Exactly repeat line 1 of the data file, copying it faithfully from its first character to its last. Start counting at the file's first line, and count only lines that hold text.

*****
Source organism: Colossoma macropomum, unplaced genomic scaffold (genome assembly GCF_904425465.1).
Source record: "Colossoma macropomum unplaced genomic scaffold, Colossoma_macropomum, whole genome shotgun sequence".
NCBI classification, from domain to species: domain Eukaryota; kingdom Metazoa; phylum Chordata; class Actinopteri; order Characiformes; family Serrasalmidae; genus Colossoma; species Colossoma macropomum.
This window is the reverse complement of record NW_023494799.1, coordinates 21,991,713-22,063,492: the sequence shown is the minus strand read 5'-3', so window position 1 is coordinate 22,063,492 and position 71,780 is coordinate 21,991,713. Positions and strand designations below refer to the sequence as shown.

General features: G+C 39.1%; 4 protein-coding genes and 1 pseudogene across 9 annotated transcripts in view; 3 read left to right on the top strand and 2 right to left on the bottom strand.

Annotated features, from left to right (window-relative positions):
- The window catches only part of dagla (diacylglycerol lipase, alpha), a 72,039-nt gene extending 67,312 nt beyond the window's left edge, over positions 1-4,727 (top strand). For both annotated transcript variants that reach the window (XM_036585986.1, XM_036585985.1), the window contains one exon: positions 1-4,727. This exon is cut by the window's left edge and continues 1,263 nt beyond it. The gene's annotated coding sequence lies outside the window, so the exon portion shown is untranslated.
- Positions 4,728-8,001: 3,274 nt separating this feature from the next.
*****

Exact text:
Source organism: Colossoma macropomum, unplaced genomic scaffold (genome assembly GCF_904425465.1).